© 2022 Cincinnati Public Radio
Connecting You to a World of Ideas
Play Live Radio
Next Up:
Available On Air Stations
Local News

Arthur M. Ney Jr., dead at age 88, prosecuted high profile cases

Thomas-Justin Memorial Funeral Home

As Hamilton County prosecutor, Arthur M. Ney Jr. brought some of the county’s most high profile murderers in history to justice in the 1980s; and later served on the Hamilton County Common Pleas bench.

Ney died Monday at the age of 88.

The Republican prosecutor, who served in that office from 1984 to 1992, gained a conviction against serial killer Alton Coleman, who, with his girlfriend Debra Brown, went on a rampage of violence through the Midwest.

Coleman was convicted of the murder and rape of Marlene Walters of Norwood. He was executed in 2002.

In 1987, Ney was the prosecutor in the case of Donald Harvey, a worker at the Drake Center, who killed more than two dozen elderly patients, claiming to be an “angel of mercy.” He was sentenced to four consecutive sentences of 20 years to life for 28 murders. Harvey is imprisoned in the Southern Ohio Correctional Facility and will not be eligible for parole until 2043, when he will be in his 90s.

Ney gained national notoriety when he convened a grand jury that indicted the Contemporary Arts Center and then-director Dennis Burrie on misdemeanor charges over the controversial 1990 Robert Mapplethorpe photo exhibit, “A Perfect Moment.”

Burrie and the museum were acquitted, but the case thrust Cincinnati into the national spotlight and a debate over art and obscenity.

Hamilton County prosecutor Joseph T. Deters said Tuesday that he was saddened to learn of the passing of his friend.

“When Art was prosecutor, I worked closely with him to convict serial killer Donald Harvey of 28 murders; and Art also successfully prosecuted Alton Coleman,’’ said Deters. “Art was a friend, a mentor and a valuable public servant.”

Ney’s career in public service was tied closely to that of Simon L. Leis Jr., the now-retired sheriff, judge and county prosecutor.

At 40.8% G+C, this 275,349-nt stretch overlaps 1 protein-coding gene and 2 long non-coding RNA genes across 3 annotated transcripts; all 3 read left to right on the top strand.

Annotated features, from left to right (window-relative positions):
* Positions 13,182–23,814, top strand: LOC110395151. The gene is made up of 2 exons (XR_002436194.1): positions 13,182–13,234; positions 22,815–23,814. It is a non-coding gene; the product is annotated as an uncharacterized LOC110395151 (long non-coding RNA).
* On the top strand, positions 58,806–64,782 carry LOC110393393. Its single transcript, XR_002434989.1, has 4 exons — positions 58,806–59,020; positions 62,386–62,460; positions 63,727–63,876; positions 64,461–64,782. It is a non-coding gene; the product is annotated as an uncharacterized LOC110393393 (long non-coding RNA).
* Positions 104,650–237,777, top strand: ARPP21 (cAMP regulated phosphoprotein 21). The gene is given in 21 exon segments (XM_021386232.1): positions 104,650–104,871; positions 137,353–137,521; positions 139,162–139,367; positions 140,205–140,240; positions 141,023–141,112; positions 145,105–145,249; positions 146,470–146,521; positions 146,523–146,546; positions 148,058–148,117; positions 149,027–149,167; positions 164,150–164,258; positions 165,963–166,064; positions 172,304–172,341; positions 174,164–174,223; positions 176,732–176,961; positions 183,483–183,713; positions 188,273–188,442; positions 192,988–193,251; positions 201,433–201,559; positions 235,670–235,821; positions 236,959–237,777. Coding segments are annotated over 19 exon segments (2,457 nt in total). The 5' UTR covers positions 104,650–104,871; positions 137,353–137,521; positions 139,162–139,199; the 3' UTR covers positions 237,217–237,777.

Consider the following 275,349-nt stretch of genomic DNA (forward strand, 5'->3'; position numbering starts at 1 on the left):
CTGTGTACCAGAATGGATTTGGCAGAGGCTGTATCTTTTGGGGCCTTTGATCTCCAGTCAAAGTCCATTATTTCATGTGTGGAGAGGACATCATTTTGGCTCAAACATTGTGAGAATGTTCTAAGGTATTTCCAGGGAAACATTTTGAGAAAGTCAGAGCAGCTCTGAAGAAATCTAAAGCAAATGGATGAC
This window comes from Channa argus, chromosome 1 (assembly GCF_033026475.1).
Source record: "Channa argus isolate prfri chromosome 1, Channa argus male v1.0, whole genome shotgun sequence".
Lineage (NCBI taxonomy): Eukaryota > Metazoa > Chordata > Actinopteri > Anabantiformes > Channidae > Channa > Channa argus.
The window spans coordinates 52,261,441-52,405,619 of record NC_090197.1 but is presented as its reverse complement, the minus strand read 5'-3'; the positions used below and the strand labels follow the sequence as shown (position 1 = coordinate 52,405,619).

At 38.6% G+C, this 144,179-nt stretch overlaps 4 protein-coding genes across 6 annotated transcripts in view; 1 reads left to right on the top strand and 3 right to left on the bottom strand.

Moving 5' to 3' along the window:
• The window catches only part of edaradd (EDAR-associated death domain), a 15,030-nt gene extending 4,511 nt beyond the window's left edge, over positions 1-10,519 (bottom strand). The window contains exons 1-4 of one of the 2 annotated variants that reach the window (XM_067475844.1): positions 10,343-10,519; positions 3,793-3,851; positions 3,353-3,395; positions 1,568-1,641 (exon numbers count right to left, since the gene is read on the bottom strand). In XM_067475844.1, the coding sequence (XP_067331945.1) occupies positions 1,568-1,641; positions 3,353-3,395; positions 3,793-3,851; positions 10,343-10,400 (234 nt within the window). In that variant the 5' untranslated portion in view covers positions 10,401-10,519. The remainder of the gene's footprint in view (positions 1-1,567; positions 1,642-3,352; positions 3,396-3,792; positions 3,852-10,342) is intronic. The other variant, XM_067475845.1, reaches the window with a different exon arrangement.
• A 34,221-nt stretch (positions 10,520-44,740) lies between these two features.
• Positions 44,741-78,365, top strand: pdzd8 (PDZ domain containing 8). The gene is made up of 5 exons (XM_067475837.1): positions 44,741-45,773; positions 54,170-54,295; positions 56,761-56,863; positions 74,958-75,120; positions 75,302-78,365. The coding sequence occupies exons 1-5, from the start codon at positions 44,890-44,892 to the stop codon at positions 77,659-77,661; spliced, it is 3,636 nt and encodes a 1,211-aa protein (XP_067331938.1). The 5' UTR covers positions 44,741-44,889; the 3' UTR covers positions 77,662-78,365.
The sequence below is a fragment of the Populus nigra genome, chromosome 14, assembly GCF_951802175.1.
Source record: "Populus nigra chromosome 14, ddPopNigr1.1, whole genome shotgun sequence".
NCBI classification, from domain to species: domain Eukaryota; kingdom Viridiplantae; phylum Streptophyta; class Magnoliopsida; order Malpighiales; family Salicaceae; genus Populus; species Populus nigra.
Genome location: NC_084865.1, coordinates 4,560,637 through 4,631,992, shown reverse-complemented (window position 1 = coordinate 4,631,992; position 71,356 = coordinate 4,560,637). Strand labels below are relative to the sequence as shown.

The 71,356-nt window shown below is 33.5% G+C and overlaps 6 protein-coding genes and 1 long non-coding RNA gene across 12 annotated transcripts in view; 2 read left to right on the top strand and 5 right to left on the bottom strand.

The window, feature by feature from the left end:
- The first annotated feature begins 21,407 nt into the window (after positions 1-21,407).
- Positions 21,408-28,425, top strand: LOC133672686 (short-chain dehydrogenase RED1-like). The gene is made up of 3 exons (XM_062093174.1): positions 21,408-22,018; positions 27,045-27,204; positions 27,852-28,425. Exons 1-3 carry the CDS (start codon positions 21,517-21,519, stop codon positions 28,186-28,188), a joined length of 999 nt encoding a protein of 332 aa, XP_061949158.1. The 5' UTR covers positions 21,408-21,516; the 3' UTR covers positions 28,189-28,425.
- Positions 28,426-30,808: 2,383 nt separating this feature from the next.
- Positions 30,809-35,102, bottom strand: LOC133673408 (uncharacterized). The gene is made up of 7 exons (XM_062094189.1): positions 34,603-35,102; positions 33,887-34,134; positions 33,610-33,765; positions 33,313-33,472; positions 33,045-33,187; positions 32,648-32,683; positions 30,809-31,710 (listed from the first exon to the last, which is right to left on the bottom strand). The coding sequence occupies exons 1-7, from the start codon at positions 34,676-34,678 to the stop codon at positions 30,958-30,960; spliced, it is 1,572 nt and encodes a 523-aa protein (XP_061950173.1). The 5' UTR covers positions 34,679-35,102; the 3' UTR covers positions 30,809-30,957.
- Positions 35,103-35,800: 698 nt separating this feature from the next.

Both served in the U.S. Marine Corps; and when Leis became prosecutor in the 1970s, he made Ney his chief assistant prosecutor.

When Leis left the prosecutor’s office to become a common pleas court judge, Ney was appointed to take his place and held the prosecutor’s job until he was elected to a judgeship in 1992.

“He was a gentleman from the word ‘go,’’’ Leis said. “He was a very competent man; a man of honesty and integrity. And he was my good friend.”

Leis said that, years ago, Ney started a weekly gin rummy game with Leis and some of their courthouse friends that continues to this day.

“He wasn’t much of a card player, but we always had a lot of fun,’’ Leis said. “I’m going to the card game tonight. This one’s for Art.”

He is survived by his wife, Marlene; two sons, three daughters and 11 grandchildren.

Visitation will be from 5 to 8 p.m. Thursday at Thomas-Justin Memorial Funeral Home, 7500 Montgomery Rd., Kenwood. Mass of Christian Burial will be said at 10 a.m. Friday at St. Xavier Catholic Church, 607 Sycamore St., Downtown. Interment will follow at Gate of Heaven Cemetery.

In lieu of flowers, the family asked that memorial donations be given to the Down Syndrome Association of Greater Cincinnati, 4623 Wesley Ave., Suite A, Cincinnati 45212 or the Alzheimer’s Association, 644 Linn St., Suite 1026, Cincinnati 45203.